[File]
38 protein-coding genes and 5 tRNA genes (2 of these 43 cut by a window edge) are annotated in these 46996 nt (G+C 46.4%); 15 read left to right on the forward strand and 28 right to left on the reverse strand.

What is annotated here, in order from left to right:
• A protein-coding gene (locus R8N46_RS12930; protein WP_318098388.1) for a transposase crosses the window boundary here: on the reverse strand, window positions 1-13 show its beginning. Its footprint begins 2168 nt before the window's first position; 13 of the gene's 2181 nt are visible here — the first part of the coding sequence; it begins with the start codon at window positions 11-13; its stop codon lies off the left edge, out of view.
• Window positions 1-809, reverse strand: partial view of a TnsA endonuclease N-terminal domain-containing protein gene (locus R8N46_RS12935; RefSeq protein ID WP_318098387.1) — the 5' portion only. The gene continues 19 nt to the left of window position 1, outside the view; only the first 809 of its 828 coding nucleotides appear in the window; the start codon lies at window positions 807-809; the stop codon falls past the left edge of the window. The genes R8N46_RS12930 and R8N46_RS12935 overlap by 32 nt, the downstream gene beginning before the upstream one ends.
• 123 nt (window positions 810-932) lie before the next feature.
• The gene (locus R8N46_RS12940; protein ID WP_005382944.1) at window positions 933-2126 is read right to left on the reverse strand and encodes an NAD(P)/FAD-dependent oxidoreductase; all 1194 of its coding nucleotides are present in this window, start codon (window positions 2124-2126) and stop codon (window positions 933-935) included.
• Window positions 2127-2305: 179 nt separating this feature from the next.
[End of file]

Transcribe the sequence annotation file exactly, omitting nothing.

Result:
38 protein-coding genes and 5 tRNA genes (2 of these 43 cut by a window edge) are annotated in these 46996 nt (G+C 46.4%); 15 read left to right on the forward strand and 28 right to left on the reverse strand.

What is annotated here, in order from left to right:
• A protein-coding gene (locus R8N46_RS12930; protein WP_318098388.1) for a transposase crosses the window boundary here: on the reverse strand, window positions 1-13 show its beginning. Its footprint begins 2168 nt before the window's first position; 13 of the gene's 2181 nt are visible here — the first part of the coding sequence; it begins with the start codon at window positions 11-13; its stop codon lies off the left edge, out of view.
• Window positions 1-809, reverse strand: partial view of a TnsA endonuclease N-terminal domain-containing protein gene (locus R8N46_RS12935; RefSeq protein ID WP_318098387.1) — the 5' portion only. The gene continues 19 nt to the left of window position 1, outside the view; only the first 809 of its 828 coding nucleotides appear in the window; the start codon lies at window positions 807-809; the stop codon falls past the left edge of the window. The genes R8N46_RS12930 and R8N46_RS12935 overlap by 32 nt, the downstream gene beginning before the upstream one ends.
• 123 nt (window positions 810-932) lie before the next feature.
• The gene (locus R8N46_RS12940; protein ID WP_005382944.1) at window positions 933-2126 is read right to left on the reverse strand and encodes an NAD(P)/FAD-dependent oxidoreductase; all 1194 of its coding nucleotides are present in this window, start codon (window positions 2124-2126) and stop codon (window positions 933-935) included.
• Window positions 2127-2305: 179 nt separating this feature from the next.